My top 5 Internet Marketing tips for fighting the credit crunch. The economy may be turning ugly, but the Internet offers small businesses opportunities to survive, and even thrive, during this recession we are all calling the credit crunch. Businesses are looking more carefully at budgets, making sure we can squeeze every penny of profit […]
My top 5 Internet Marketing tips for fighting the credit crunch.
The economy may be turning ugly, but the Internet offers small businesses opportunities to survive, and even thrive, during this recession we are all calling the credit crunch.
Businesses are looking more carefully at budgets, making sure we can squeeze every penny of profit out of our investments, and looking for the most cost effective ways of delivering our products and services.
And our customers are doing the same: but they are still spending money. They may be spending less, but we need to figure out what they’re spending their money on. And they don’t want to risk wasting a penny. They want to buy the right products, from companies they can trust.
And our customers’ use of the Internet will continue to grow – after all, it is free.
Marketing budgets may appear to be a soft target for businesses looking to make budget cuts.
But canny business owners will be taking advantage of the opportunities the Internet has to offer.
Here are my top 5 top Internet marketing tips for fight the credit crunch:
1. Work Smart to Retain your Existing Customer Base
Out of sight means out of mind. You need to keep in touch with your customers or you risk losing them. And it is always cheaper to retain an existing customer than acquire a new one.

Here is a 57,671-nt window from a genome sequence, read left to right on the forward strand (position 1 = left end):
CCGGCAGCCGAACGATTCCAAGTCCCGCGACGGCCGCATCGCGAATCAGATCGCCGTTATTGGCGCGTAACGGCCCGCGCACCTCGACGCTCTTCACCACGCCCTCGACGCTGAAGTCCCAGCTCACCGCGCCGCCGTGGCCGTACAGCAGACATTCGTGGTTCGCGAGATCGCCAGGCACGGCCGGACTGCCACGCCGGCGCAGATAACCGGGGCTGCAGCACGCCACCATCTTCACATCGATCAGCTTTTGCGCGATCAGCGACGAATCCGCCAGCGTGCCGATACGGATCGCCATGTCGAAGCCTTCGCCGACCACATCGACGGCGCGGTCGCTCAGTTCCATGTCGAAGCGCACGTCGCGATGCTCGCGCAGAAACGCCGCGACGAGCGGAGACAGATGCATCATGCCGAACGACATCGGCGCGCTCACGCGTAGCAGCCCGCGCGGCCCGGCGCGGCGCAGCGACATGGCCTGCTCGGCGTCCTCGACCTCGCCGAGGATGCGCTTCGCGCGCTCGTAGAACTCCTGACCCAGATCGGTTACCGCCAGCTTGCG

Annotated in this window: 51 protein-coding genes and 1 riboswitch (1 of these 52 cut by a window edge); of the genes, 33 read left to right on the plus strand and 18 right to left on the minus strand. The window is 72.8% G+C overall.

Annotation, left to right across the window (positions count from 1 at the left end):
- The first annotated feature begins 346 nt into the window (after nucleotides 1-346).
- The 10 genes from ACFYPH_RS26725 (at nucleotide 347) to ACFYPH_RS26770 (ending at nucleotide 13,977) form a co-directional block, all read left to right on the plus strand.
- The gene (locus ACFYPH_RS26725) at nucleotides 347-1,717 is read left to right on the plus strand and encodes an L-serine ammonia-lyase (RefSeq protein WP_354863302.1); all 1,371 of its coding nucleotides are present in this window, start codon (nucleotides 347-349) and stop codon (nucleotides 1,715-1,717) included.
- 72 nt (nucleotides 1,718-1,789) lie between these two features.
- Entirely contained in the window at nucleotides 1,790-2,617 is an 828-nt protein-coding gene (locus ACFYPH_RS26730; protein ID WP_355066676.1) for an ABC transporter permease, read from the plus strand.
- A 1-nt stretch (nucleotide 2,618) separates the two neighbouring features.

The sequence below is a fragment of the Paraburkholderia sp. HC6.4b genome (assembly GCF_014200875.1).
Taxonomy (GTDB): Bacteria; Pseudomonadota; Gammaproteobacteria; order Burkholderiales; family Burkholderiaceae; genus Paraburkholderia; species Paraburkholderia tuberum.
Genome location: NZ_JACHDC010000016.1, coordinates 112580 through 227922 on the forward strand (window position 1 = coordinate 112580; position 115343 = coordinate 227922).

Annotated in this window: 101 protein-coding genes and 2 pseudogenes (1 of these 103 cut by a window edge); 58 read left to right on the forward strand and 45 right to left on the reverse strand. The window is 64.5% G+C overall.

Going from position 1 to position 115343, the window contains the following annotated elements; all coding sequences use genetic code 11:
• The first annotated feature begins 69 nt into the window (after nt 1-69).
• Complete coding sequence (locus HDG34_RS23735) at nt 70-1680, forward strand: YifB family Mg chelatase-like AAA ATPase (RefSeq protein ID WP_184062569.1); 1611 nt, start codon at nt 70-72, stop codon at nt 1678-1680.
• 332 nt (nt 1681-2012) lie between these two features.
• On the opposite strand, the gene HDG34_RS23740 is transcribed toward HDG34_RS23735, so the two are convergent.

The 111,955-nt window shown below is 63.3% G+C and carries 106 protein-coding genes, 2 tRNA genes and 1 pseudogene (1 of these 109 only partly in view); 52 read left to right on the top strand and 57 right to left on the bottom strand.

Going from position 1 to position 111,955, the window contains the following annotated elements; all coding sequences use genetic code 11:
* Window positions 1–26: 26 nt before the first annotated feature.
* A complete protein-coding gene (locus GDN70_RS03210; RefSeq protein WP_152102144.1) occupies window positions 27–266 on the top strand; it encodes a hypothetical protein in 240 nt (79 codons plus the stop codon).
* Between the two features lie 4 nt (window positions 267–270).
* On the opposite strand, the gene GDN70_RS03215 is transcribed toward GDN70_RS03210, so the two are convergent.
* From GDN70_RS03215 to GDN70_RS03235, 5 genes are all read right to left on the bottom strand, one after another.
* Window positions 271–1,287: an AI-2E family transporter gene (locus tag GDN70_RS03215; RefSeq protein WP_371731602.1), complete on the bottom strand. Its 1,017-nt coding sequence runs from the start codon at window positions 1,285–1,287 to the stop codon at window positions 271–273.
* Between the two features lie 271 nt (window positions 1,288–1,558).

- Email marketing is the cheapest, easiest, and most effective way keeping in touch with your customers. I’m not talking spam, and I’m not talking about marketing to get new customers. You need to be sending out personalised, targeted messages to existing customers who want to hear your news. And well crafted email messages make sales.
- Blogs are another free and easy way to publish information anbd keep in touch with your clients. I am of the personal opinion that the majority of the UK population doesn’t know what to do with an RSS feed, but they sure know how to read blogs.
- Getting Social means engaging in conversations with your customers. Qype, Facebook, Twitter: these are places where you customers are reviewing your products, discussing their purchasing decisions, exchanging views on your business. Use these tools to listen to your customers, hear what they’re talking about, learn more about your market. And remember it isn’t about advertising, your contributions ot the conversation need to be valuable and appropriate
2. Get Even More Visible in Front of Your Potential Clients
You have to get visitors to your website to make the sales. And one of the best times to get found by potential clients is when they’re searching for what you’re selling. You need to get found on the Internet, which means Google, but also means a range of other places on the Internet that your customers visit.